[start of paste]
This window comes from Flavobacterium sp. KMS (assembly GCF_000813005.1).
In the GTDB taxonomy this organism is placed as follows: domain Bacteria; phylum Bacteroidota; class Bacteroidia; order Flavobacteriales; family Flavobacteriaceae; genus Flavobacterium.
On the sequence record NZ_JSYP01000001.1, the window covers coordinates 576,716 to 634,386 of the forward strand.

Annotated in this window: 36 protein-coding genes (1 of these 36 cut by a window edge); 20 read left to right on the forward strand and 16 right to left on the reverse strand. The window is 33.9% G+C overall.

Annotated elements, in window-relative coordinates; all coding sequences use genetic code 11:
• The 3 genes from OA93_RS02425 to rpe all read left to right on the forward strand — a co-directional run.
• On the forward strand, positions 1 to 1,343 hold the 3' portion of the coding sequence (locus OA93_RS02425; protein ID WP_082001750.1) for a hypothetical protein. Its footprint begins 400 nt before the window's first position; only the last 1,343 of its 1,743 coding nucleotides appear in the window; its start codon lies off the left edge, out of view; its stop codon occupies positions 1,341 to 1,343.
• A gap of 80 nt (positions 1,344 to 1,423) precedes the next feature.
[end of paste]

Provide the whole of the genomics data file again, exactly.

This window comes from Flavobacterium sp. KMS (assembly GCF_000813005.1).
In the GTDB taxonomy this organism is placed as follows: domain Bacteria; phylum Bacteroidota; class Bacteroidia; order Flavobacteriales; family Flavobacteriaceae; genus Flavobacterium.
On the sequence record NZ_JSYP01000001.1, the window covers coordinates 576,716 to 634,386 of the forward strand.

Annotated in this window: 36 protein-coding genes (1 of these 36 cut by a window edge); 20 read left to right on the forward strand and 16 right to left on the reverse strand. The window is 33.9% G+C overall.

Annotated elements, in window-relative coordinates; all coding sequences use genetic code 11:
• The 3 genes from OA93_RS02425 to rpe all read left to right on the forward strand — a co-directional run.
• On the forward strand, positions 1 to 1,343 hold the 3' portion of the coding sequence (locus OA93_RS02425; protein ID WP_082001750.1) for a hypothetical protein. Its footprint begins 400 nt before the window's first position; only the last 1,343 of its 1,743 coding nucleotides appear in the window; its start codon lies off the left edge, out of view; its stop codon occupies positions 1,341 to 1,343.
• A gap of 80 nt (positions 1,344 to 1,423) precedes the next feature.